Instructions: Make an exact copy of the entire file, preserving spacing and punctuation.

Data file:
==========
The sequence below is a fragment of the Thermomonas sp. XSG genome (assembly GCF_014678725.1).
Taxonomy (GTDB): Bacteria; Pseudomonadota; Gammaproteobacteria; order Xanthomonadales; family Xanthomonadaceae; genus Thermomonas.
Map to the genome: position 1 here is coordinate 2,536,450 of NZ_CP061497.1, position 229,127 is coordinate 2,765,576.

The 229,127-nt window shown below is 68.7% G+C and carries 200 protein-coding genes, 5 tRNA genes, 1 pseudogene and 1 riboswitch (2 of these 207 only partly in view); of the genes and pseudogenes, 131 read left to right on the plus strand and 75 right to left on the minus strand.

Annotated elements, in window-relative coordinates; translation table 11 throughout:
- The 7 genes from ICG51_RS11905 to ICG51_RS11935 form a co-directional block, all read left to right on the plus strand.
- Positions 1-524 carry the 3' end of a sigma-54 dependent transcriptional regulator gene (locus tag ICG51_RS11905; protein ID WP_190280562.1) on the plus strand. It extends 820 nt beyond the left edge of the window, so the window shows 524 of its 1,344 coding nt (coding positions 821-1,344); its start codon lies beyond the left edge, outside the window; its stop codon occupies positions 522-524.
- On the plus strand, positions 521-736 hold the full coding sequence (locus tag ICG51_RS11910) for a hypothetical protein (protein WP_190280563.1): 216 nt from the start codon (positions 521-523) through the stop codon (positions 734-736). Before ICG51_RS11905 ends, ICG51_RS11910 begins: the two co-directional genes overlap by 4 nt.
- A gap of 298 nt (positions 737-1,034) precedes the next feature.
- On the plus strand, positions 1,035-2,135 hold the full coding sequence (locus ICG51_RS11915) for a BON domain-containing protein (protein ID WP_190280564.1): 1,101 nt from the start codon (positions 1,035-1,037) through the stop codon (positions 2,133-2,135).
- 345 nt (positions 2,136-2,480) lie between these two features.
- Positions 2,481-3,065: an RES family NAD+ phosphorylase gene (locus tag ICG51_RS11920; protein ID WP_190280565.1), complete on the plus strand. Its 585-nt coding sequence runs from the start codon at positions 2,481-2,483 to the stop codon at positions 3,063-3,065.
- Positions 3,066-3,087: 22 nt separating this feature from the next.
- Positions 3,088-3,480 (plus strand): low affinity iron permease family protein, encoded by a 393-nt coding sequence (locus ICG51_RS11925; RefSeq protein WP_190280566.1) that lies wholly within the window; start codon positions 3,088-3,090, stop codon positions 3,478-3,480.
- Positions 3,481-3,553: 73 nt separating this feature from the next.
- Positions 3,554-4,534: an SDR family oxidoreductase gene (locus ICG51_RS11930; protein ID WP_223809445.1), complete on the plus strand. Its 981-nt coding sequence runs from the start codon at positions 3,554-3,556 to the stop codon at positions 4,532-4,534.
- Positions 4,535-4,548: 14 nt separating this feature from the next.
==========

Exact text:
The sequence below is a fragment of the Thermomonas sp. XSG genome (assembly GCF_014678725.1).
Taxonomy (GTDB): Bacteria; Pseudomonadota; Gammaproteobacteria; order Xanthomonadales; family Xanthomonadaceae; genus Thermomonas.
Map to the genome: position 1 here is coordinate 2,536,450 of NZ_CP061497.1, position 229,127 is coordinate 2,765,576.

The 229,127-nt window shown below is 68.7% G+C and carries 200 protein-coding genes, 5 tRNA genes, 1 pseudogene and 1 riboswitch (2 of these 207 only partly in view); of the genes and pseudogenes, 131 read left to right on the plus strand and 75 right to left on the minus strand.

Annotated elements, in window-relative coordinates; translation table 11 throughout:
- The 7 genes from ICG51_RS11905 to ICG51_RS11935 form a co-directional block, all read left to right on the plus strand.
- Positions 1-524 carry the 3' end of a sigma-54 dependent transcriptional regulator gene (locus tag ICG51_RS11905; protein ID WP_190280562.1) on the plus strand. It extends 820 nt beyond the left edge of the window, so the window shows 524 of its 1,344 coding nt (coding positions 821-1,344); its start codon lies beyond the left edge, outside the window; its stop codon occupies positions 522-524.
- On the plus strand, positions 521-736 hold the full coding sequence (locus tag ICG51_RS11910) for a hypothetical protein (protein WP_190280563.1): 216 nt from the start codon (positions 521-523) through the stop codon (positions 734-736). Before ICG51_RS11905 ends, ICG51_RS11910 begins: the two co-directional genes overlap by 4 nt.
- A gap of 298 nt (positions 737-1,034) precedes the next feature.
- On the plus strand, positions 1,035-2,135 hold the full coding sequence (locus ICG51_RS11915) for a BON domain-containing protein (protein ID WP_190280564.1): 1,101 nt from the start codon (positions 1,035-1,037) through the stop codon (positions 2,133-2,135).
- 345 nt (positions 2,136-2,480) lie between these two features.
- Positions 2,481-3,065: an RES family NAD+ phosphorylase gene (locus tag ICG51_RS11920; protein ID WP_190280565.1), complete on the plus strand. Its 585-nt coding sequence runs from the start codon at positions 2,481-2,483 to the stop codon at positions 3,063-3,065.
- Positions 3,066-3,087: 22 nt separating this feature from the next.
- Positions 3,088-3,480 (plus strand): low affinity iron permease family protein, encoded by a 393-nt coding sequence (locus ICG51_RS11925; RefSeq protein WP_190280566.1) that lies wholly within the window; start codon positions 3,088-3,090, stop codon positions 3,478-3,480.
- Positions 3,481-3,553: 73 nt separating this feature from the next.
- Positions 3,554-4,534: an SDR family oxidoreductase gene (locus ICG51_RS11930; protein ID WP_223809445.1), complete on the plus strand. Its 981-nt coding sequence runs from the start codon at positions 3,554-3,556 to the stop codon at positions 4,532-4,534.
- Positions 4,535-4,548: 14 nt separating this feature from the next.